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SPOTTED FLYCATCHER
Muscicapa striata
Spotted Flycatcher © G H Higgenbotham
 

• Population
  changes

• Productivity
  trends

• Additional
  information

Conservation listings
Europe: SPEC category 3, declining
UK: red (>50% population decline)
UK Biodiversity Action Plan: click here
Long-term trend
UK, England: rapid decline
UK population size
63,700 territories in 2000 (1988–91 Atlas estimate updated using CBC/BBS trend: BiE04, APEP06)
Status summary
Spotted Flycatchers have declined rapidly and consistently since the 1960s according to census data, and the decline is also reflected in the trend revealed by CES. Productivity measures indicate lower clutch and brood sizes and greater nest losses at the egg and chick stages, which raise NRS concern (Leech & Barimore 2008), a drop in numbers of fledglings per breeding attempt, and a decrease overall in the ratio of juveniles to adults. Demographic modelling shows that decreases in the annual survival rates of birds in their first year of life are most likely to have driven the decline (Freeman & Crick 2003). Decreasing survival rates may have been caused by deteriorations in woodland quality, particularly leading to declines in the large flying insects that are food to the flycatcher, or by conditions either on the wintering grounds or along migration routes (Fuller et al. 2005). Since trends have been similar across UK regions and habitats, however, it is more likely that the decline has been driven by factors operating outside the UK. Spotted Flycatchers have declined widely across Europe since 1980 (PECBMS 2009). A predator 'control' experiment has indicated that the abundance of nest predators may be determining the breeding success of Spotted Flycatchers, especially in woodland, where nest success was lower overall than in gardens (Stoate & Szczur 2006). Another study using nest cameras has identified avian predators, especially Jays, as responsible for most nest losses (Stevens et al. 2008).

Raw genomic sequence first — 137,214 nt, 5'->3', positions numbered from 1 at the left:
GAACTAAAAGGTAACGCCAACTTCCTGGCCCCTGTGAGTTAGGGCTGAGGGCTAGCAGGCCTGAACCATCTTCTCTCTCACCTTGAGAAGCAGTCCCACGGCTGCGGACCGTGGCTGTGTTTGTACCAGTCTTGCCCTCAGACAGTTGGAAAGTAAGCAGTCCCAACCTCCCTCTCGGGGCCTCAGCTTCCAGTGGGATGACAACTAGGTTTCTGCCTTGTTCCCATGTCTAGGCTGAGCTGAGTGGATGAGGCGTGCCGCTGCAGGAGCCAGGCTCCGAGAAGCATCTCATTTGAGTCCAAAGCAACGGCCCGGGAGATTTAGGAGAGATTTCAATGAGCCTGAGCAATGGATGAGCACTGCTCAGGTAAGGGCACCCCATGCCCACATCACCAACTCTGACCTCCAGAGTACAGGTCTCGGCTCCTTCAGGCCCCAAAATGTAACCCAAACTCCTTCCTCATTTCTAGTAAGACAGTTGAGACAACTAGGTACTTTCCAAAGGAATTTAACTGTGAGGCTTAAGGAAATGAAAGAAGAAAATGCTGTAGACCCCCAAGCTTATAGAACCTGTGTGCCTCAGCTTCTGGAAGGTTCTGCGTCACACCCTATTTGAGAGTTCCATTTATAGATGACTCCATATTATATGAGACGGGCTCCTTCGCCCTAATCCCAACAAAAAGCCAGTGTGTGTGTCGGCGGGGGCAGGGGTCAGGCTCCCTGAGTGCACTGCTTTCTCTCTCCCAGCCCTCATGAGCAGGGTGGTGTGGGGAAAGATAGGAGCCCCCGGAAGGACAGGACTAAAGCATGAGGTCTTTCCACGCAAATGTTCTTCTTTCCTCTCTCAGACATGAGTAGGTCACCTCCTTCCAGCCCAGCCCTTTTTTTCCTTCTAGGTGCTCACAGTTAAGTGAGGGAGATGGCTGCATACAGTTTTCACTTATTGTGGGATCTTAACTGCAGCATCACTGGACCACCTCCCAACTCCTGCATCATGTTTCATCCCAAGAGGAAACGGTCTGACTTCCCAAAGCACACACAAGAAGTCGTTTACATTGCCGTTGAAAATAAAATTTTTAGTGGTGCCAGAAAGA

CBC/BBS UK graph

1967-2007: -87% (confidence interval -91% to -81%)

 
Population changes in detail
 

 Demographic trends

Fledglings per breeding attempt graph
Laying date graph
 
 
More on demographic trends
 
Additional information


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This report should be cited as: Baillie, S.R., Marchant, J.H., Leech, D.I., Joys, A.C., Noble, D.G., Barimore, C., Downie, I.S., Grantham, M.J., Risely, K. & Robinson, R.A. (2010). Breeding Birds in the Wider Countryside: their conservation status 2009.
BTO Research Report No. 541. BTO, Thetford. (http://www.bto.org/birdtrends)

Pages maintained by Iain Downie, Mandy T Andrews and Laura Smith: Last updated 18.01.2010